A Home in the Wilderness Revisited

Two hundred years ago today, September 9, 1817, Platt and Sally Benedict and their family arrived in the Sufferers’ Land of northern Ohio, ending a two month trek from their home in Connecticut. Over the next days and weeks, Platt and Sally would become the first permanent residents and founders of Norwalk, Ohio. To celebrate this event, I am republishing A Home in the Wilderness, the sixth post in my series Sufferers’ Land, which tells the story of the settlement of Norwalk from 1817 to 1857.

Happy Bicentennial, Norwalk!

 

Platt and Sally Benedict

Platt and Sally Benedict

 

A Home in the Wilderness

A day or so from their destination, Platt and Sally received bad news. Their cabin had burned down.

Mr. Stewart, whom Platt had hired to clear and fence four acres of land on the flats south of the sand ridge, had gone out of the cabin one morning, leaving a fire to dry his clothes. When he returned at noon for dinner, he found the cabin ablaze. He immediately left the area, not forgetting to take the provisions Platt had bought for him. [1]

The news devastated Platt and Sally. Footsore and weary, soaked and depressed by constant rain, they knew that they would have to get their family under shelter quickly before winter set in. They decided to stop at the home of the Gibbs and Lockwood families, located a mile and a half northeast of their land on the sand ridge; at the corner of what are now East Main Street and Old State Road. At four o’clock, Tuesday afternoon, the ninth of September, they came upon a cleared area in the forest where they found the Gibbs and Lockwood’s cabin and ramshackle barn. [2]

The two families lived in two one-room structures with a common roof and separated by a breezeway, one family in each cabin. David and Elizabeth Gibbs and their family had arrived in Ohio the previous year, accompanied by Elizabeth’s brother Henry Lockwood and his wife Fanny. The two families had a harder trip than the Benedicts and Keelers and each lost a child on the road. Looking at her own children, Sally must have been thankful that they had all made the trip safely.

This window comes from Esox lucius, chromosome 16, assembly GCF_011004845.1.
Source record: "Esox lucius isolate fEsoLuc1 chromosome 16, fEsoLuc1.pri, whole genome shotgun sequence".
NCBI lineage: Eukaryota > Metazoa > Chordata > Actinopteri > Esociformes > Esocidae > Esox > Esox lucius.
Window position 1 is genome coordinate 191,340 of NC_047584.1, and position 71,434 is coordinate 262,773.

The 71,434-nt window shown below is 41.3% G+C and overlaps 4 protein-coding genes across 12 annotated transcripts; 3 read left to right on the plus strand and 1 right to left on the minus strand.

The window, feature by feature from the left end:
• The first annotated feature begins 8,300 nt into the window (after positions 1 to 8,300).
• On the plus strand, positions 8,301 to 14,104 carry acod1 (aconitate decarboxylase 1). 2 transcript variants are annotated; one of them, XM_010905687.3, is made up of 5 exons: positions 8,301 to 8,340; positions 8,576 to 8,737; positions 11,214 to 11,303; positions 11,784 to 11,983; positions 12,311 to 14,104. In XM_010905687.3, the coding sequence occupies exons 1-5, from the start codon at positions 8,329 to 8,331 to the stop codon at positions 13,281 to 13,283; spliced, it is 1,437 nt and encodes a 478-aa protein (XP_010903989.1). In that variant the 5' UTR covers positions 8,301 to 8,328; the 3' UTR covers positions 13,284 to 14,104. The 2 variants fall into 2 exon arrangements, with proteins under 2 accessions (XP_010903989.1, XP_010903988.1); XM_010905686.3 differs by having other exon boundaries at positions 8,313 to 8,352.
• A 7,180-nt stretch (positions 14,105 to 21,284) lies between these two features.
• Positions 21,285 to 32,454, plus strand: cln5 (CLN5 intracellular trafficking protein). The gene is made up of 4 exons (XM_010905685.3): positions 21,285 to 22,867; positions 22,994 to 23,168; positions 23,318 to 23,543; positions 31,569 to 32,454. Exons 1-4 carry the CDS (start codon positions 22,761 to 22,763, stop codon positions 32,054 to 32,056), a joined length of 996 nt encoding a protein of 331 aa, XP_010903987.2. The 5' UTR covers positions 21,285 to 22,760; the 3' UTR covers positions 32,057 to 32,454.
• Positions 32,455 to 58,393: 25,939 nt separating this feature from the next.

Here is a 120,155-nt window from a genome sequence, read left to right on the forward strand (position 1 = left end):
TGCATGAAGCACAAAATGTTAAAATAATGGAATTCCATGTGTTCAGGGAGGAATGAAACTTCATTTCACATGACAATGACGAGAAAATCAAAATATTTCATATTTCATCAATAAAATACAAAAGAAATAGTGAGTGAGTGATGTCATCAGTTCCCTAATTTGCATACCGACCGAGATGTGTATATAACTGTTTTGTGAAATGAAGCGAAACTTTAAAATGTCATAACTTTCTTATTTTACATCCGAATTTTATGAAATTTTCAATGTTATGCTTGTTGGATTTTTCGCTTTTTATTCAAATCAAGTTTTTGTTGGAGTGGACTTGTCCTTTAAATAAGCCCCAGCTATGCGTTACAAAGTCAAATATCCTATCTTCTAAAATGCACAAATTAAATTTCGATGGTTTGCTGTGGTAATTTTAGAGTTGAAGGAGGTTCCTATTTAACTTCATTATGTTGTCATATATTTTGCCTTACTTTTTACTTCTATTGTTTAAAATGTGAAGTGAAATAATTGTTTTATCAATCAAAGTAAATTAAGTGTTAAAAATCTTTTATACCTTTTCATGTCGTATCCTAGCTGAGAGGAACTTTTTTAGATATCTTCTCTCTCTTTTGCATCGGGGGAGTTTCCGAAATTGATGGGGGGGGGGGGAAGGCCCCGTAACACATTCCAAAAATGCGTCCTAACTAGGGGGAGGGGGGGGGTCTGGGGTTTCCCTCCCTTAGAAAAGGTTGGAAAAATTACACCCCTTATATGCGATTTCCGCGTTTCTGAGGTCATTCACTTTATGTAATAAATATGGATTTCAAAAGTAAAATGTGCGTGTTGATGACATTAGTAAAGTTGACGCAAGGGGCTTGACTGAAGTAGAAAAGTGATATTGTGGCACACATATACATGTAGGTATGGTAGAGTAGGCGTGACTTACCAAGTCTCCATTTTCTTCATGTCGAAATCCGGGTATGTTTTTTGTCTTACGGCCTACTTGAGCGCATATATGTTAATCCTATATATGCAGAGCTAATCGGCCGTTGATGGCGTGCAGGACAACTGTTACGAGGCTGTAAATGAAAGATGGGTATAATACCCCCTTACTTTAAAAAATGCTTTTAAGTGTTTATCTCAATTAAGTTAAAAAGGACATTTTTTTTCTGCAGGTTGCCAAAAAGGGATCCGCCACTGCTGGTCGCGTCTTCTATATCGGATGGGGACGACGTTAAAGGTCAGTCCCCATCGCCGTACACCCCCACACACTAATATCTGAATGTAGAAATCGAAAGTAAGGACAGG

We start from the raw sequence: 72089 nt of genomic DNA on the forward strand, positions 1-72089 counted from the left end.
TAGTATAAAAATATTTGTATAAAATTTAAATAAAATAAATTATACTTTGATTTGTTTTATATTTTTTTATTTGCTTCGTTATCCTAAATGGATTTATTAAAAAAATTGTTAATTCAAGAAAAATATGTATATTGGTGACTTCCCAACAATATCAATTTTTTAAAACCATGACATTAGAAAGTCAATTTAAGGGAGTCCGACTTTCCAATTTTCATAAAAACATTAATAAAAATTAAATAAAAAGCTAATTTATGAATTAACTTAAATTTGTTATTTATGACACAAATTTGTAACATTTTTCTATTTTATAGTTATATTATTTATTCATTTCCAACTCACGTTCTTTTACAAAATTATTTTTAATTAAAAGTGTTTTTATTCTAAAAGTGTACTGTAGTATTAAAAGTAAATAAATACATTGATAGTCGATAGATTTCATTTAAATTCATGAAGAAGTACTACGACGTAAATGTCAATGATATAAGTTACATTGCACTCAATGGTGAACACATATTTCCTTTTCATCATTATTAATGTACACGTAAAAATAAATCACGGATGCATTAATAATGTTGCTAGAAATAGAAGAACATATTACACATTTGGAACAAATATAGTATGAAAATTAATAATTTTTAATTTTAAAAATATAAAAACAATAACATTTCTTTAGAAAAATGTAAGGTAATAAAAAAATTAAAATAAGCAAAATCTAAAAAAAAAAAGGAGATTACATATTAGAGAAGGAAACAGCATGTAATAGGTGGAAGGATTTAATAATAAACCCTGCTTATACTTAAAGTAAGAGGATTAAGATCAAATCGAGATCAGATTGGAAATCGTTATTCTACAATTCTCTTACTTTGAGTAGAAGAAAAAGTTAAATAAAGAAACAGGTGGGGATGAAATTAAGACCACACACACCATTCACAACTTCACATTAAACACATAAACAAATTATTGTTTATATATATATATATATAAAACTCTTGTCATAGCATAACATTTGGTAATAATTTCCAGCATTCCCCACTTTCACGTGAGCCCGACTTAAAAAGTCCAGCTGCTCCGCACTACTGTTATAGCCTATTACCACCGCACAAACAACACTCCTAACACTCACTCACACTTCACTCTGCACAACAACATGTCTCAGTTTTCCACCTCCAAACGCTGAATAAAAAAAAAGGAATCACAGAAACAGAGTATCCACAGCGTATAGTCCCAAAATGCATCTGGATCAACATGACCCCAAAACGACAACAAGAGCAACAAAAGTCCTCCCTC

John and Ruth Boalt and their eleven children had arrived several weeks previously. Ruth Boalt was the sister of Henry Lockwood and Elizabeth Gibbs. The Boalts were sick with malaria, or ague as the settlers called it. They lay in the Lockwood cabin, burning with fever, Fanny nursing them as best she could. [3]

The travelers crowded into the Gibbs cabin for supper. After eating, the unmarried men went to the barn to sleep and the families settled down in the cabin as best they could. As she lay in a makeshift bed on the floor of the crowded little cabin, Sally must have thought of her home in Connecticut and wished she were back there, safe and warm. During the night, a big storm blew through the clearing, rain and wind rattling the “shakes” that covered the roof of the cabin.

Dawn finally came, and the single men dragged into the cabin, exhausted. The barn had provided scant protection against the storm. Rain came through the roof as if it was a sieve, soaking their beds and making for a miserable and sleepless night.

After breakfast, the men shouldered axes and saws and trudged down the trail along the sand ridge to where the Benedict cabin had burned down. Sally helped Elizabeth take care of the children and prepare dinner for the men. Around noon, the women followed the men’s tracks along the sand ridge with their dinner. They found the work progressing well. Men had come in from the surrounding farms to help. Sally could see that by the end of the day they would finish erecting her new home.

log-cabin-imageThe log house was only twenty feet square, with no doors, windows or fireplace, but it was good enough to provide shelter. The next day, Platt moved in and Sally cooked breakfast for the men by a log next to the cabin. [4]

Over the next few days, the men continued to improve the cabin, building a fireplace and chimney with clay and sticks, chinking and mudding the cracks and cutting holes in the walls for two doors and two windows. They accomplished all this without a single nail or other ironwork. Platt had brought two sashes for the windows from Connecticut, but had no glass, so they used greased paper instead. They finished five days later, and Sally and the children moved in. Conditions were primitive. There was no furniture and no floor.

Mud spoiled the mattresses Sally had brought from Connecticut, so Platt made two bedsteads, one for him and Sally and the other for their daughters. They were primitive — frames attached to the walls of the cabin and webbed with basswood bark instead of cords. However, according to Platt, they were very comfortable, and after almost two months on the road, Sally probably agreed that they were a welcome relief from sleeping on the ground. [5]

With the Benedict cabin finished, the men moved on to the land John Boalt had purchased from Platt on Old State Highway, south-east of the Benedict’s cabin. They built a double cabin there and the Boalts moved down from the Gibbs and Lockwood homestead as soon as they recovered their health. [6]

Sally and Platt had established a new home on the frontier. Now they had to make it through their first winter.

 

Footnotes:
[1] “Memoirs of Townships – Norwalk,” by Platt Benedict, The Firelands Pioneer, May 1859, pp. 17-18.
[2] The description of the arrival at the Gibbs and Lockwood cabin is from “Personal Memoirs” by Seth Jennings, The Firelands Pioneer, March 1860, p. 16.
[3] “Incidents in the Life of Mrs. Elizabeth L. Gibbs,” The Firelands Pioneer, October 1874, pp. 83-84.
[4] The description of the first night at the Gibbs and Lockwood cabin and the raising of the Benedict cabin is from “Personal Memoirs” by Seth Jennings, The Firelands Pioneer, March 1860, p. 16.